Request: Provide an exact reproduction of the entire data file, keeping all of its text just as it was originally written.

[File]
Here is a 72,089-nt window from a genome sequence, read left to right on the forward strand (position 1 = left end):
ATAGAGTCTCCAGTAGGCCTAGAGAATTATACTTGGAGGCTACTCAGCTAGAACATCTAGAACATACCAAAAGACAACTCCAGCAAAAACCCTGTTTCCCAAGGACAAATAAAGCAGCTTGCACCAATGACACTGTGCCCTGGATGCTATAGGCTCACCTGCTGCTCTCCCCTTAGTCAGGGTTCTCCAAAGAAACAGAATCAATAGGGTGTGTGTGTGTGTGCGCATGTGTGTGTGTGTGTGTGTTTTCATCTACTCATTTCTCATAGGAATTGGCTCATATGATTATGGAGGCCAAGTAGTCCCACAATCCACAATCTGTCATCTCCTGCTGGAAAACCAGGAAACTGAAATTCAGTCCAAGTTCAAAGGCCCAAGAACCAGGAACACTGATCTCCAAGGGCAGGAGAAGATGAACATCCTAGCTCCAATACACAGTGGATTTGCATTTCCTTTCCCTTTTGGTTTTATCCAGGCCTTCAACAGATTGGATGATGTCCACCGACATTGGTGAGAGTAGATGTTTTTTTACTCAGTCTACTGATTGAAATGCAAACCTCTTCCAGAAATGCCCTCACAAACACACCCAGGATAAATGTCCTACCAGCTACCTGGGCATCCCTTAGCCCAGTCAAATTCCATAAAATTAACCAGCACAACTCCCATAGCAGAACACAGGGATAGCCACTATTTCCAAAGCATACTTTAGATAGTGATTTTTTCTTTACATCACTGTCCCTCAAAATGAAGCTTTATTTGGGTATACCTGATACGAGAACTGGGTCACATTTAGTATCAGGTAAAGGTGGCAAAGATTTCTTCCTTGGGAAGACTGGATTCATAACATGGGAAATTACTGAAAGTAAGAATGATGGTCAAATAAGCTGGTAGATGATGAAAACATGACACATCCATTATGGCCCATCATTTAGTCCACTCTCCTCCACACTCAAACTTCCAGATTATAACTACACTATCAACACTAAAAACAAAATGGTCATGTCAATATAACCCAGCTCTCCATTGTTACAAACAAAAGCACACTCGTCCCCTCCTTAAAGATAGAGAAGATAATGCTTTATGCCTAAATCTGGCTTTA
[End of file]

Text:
Here is a 72,089-nt window from a genome sequence, read left to right on the forward strand (position 1 = left end):
ATAGAGTCTCCAGTAGGCCTAGAGAATTATACTTGGAGGCTACTCAGCTAGAACATCTAGAACATACCAAAAGACAACTCCAGCAAAAACCCTGTTTCCCAAGGACAAATAAAGCAGCTTGCACCAATGACACTGTGCCCTGGATGCTATAGGCTCACCTGCTGCTCTCCCCTTAGTCAGGGTTCTCCAAAGAAACAGAATCAATAGGGTGTGTGTGTGTGTGCGCATGTGTGTGTGTGTGTGTGTTTTCATCTACTCATTTCTCATAGGAATTGGCTCATATGATTATGGAGGCCAAGTAGTCCCACAATCCACAATCTGTCATCTCCTGCTGGAAAACCAGGAAACTGAAATTCAGTCCAAGTTCAAAGGCCCAAGAACCAGGAACACTGATCTCCAAGGGCAGGAGAAGATGAACATCCTAGCTCCAATACACAGTGGATTTGCATTTCCTTTCCCTTTTGGTTTTATCCAGGCCTTCAACAGATTGGATGATGTCCACCGACATTGGTGAGAGTAGATGTTTTTTTACTCAGTCTACTGATTGAAATGCAAACCTCTTCCAGAAATGCCCTCACAAACACACCCAGGATAAATGTCCTACCAGCTACCTGGGCATCCCTTAGCCCAGTCAAATTCCATAAAATTAACCAGCACAACTCCCATAGCAGAACACAGGGATAGCCACTATTTCCAAAGCATACTTTAGATAGTGATTTTTTCTTTACATCACTGTCCCTCAAAATGAAGCTTTATTTGGGTATACCTGATACGAGAACTGGGTCACATTTAGTATCAGGTAAAGGTGGCAAAGATTTCTTCCTTGGGAAGACTGGATTCATAACATGGGAAATTACTGAAAGTAAGAATGATGGTCAAATAAGCTGGTAGATGATGAAAACATGACACATCCATTATGGCCCATCATTTAGTCCACTCTCCTCCACACTCAAACTTCCAGATTATAACTACACTATCAACACTAAAAACAAAATGGTCATGTCAATATAACCCAGCTCTCCATTGTTACAAACAAAAGCACACTCGTCCCCTCCTTAAAGATAGAGAAGATAATGCTTTATGCCTAAATCTGGCTTTA